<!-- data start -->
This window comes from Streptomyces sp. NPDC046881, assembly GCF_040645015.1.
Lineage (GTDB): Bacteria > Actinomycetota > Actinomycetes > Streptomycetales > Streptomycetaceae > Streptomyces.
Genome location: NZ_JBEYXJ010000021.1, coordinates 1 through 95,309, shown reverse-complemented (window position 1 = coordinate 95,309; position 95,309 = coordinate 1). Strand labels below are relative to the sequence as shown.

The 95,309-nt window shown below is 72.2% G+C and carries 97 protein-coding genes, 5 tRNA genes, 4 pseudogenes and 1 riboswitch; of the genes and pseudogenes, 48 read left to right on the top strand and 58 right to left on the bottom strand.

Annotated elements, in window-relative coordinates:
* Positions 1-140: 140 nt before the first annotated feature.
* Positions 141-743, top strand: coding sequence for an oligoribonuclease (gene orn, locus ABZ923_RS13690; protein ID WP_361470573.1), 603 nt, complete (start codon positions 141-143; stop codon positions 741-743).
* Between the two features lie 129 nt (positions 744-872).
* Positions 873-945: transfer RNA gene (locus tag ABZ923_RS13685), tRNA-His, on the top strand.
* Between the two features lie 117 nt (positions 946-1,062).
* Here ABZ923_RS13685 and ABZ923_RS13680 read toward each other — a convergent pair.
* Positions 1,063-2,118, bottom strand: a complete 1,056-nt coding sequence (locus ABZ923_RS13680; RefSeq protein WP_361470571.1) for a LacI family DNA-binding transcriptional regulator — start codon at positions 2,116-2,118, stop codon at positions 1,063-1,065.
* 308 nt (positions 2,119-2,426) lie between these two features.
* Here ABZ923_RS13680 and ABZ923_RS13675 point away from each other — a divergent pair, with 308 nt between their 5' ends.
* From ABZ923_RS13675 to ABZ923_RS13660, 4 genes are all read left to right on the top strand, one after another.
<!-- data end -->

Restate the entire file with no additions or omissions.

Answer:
This window comes from Streptomyces sp. NPDC046881, assembly GCF_040645015.1.
Lineage (GTDB): Bacteria > Actinomycetota > Actinomycetes > Streptomycetales > Streptomycetaceae > Streptomyces.
Genome location: NZ_JBEYXJ010000021.1, coordinates 1 through 95,309, shown reverse-complemented (window position 1 = coordinate 95,309; position 95,309 = coordinate 1). Strand labels below are relative to the sequence as shown.

The 95,309-nt window shown below is 72.2% G+C and carries 97 protein-coding genes, 5 tRNA genes, 4 pseudogenes and 1 riboswitch; of the genes and pseudogenes, 48 read left to right on the top strand and 58 right to left on the bottom strand.

Annotated elements, in window-relative coordinates:
* Positions 1-140: 140 nt before the first annotated feature.
* Positions 141-743, top strand: coding sequence for an oligoribonuclease (gene orn, locus ABZ923_RS13690; protein ID WP_361470573.1), 603 nt, complete (start codon positions 141-143; stop codon positions 741-743).
* Between the two features lie 129 nt (positions 744-872).
* Positions 873-945: transfer RNA gene (locus tag ABZ923_RS13685), tRNA-His, on the top strand.
* Between the two features lie 117 nt (positions 946-1,062).
* Here ABZ923_RS13685 and ABZ923_RS13680 read toward each other — a convergent pair.
* Positions 1,063-2,118, bottom strand: a complete 1,056-nt coding sequence (locus ABZ923_RS13680; RefSeq protein WP_361470571.1) for a LacI family DNA-binding transcriptional regulator — start codon at positions 2,116-2,118, stop codon at positions 1,063-1,065.
* 308 nt (positions 2,119-2,426) lie between these two features.
* Here ABZ923_RS13680 and ABZ923_RS13675 point away from each other — a divergent pair, with 308 nt between their 5' ends.
* From ABZ923_RS13675 to ABZ923_RS13660, 4 genes are all read left to right on the top strand, one after another.